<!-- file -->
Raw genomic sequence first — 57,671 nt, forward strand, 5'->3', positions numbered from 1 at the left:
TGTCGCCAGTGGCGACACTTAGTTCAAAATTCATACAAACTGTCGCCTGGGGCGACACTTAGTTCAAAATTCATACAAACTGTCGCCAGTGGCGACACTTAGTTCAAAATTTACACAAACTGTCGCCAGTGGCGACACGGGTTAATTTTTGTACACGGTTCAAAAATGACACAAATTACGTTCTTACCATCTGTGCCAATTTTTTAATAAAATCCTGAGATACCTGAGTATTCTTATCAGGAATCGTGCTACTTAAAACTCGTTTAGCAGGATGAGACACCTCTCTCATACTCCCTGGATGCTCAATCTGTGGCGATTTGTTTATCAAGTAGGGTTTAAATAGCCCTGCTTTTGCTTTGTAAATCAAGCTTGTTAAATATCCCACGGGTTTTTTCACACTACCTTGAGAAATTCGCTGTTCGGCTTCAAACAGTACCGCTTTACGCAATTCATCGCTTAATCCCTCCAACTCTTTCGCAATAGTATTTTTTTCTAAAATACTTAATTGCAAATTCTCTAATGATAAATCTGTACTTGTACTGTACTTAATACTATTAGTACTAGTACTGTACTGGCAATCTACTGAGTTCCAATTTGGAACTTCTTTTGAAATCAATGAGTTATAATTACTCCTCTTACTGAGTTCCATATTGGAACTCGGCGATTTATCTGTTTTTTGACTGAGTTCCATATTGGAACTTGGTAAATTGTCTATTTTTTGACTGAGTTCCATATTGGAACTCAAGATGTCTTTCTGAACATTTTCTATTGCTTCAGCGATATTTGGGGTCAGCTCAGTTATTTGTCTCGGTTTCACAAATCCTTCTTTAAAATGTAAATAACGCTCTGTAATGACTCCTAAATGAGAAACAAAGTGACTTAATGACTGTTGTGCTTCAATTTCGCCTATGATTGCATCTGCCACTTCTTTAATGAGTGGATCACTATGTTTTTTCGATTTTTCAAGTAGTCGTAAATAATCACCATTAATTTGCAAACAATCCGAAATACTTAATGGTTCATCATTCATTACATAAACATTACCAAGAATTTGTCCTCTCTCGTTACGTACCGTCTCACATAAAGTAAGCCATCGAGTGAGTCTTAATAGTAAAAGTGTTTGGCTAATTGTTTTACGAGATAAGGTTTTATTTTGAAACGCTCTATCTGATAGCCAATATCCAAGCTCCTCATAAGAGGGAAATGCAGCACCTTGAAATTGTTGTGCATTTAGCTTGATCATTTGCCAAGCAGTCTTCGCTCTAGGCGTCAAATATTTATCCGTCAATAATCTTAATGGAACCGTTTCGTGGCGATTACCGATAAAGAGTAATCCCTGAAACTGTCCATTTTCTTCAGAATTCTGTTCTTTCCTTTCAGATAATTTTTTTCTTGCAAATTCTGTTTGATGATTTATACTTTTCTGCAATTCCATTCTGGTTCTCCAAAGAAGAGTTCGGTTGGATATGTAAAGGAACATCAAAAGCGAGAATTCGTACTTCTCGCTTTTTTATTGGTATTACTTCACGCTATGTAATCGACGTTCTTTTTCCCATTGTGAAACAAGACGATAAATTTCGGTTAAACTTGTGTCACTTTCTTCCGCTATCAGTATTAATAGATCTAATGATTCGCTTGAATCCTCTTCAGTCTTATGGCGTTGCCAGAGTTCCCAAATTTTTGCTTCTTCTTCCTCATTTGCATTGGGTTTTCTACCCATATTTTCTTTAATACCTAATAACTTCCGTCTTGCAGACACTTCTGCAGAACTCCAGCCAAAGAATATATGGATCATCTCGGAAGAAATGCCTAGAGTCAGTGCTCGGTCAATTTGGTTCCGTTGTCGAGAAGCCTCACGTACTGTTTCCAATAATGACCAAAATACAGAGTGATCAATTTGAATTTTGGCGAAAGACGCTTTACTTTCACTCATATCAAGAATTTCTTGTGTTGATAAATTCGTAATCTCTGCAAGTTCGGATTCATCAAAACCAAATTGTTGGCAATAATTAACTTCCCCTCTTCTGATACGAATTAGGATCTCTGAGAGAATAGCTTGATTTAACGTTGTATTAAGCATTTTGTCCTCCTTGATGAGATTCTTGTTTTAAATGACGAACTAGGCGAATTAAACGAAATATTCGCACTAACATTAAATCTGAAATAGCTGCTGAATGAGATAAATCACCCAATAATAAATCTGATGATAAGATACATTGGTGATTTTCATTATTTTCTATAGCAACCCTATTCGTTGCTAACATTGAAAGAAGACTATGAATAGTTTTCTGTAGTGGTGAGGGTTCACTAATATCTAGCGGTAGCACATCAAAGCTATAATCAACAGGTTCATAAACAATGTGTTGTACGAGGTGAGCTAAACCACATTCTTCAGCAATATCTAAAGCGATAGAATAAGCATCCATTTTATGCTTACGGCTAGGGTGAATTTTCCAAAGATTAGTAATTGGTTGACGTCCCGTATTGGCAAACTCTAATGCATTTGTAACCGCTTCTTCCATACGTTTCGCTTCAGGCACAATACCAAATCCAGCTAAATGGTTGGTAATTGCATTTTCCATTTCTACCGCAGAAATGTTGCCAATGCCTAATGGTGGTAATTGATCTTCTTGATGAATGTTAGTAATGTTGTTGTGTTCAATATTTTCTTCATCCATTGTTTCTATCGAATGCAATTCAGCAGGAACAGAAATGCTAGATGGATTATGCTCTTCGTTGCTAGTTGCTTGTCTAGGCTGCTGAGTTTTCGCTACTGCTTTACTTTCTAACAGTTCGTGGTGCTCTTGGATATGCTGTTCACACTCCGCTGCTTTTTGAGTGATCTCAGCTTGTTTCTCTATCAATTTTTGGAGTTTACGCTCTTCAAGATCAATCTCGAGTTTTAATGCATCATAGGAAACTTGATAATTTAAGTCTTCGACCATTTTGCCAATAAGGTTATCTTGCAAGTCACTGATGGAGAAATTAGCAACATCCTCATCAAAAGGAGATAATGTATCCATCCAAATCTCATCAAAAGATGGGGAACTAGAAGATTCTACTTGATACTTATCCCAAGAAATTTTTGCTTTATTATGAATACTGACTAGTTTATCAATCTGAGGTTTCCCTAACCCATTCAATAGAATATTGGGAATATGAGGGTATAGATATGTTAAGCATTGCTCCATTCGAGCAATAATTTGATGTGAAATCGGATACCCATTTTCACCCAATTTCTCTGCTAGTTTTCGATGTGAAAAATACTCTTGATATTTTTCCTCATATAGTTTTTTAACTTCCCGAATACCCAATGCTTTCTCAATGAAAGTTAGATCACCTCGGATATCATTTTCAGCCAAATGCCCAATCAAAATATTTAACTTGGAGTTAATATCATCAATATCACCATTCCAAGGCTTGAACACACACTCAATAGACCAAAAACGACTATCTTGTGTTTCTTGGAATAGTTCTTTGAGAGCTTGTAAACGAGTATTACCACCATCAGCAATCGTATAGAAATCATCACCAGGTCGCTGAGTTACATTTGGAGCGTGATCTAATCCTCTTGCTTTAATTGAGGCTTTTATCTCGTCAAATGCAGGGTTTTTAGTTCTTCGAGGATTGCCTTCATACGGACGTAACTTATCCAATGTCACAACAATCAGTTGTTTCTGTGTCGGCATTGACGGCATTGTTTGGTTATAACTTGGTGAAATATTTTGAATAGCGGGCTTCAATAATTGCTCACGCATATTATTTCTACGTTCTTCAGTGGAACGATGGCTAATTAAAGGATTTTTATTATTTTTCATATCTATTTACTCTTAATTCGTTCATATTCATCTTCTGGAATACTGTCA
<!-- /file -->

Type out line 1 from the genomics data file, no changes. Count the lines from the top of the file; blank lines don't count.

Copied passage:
Raw genomic sequence first — 57,671 nt, forward strand, 5'->3', positions numbered from 1 at the left: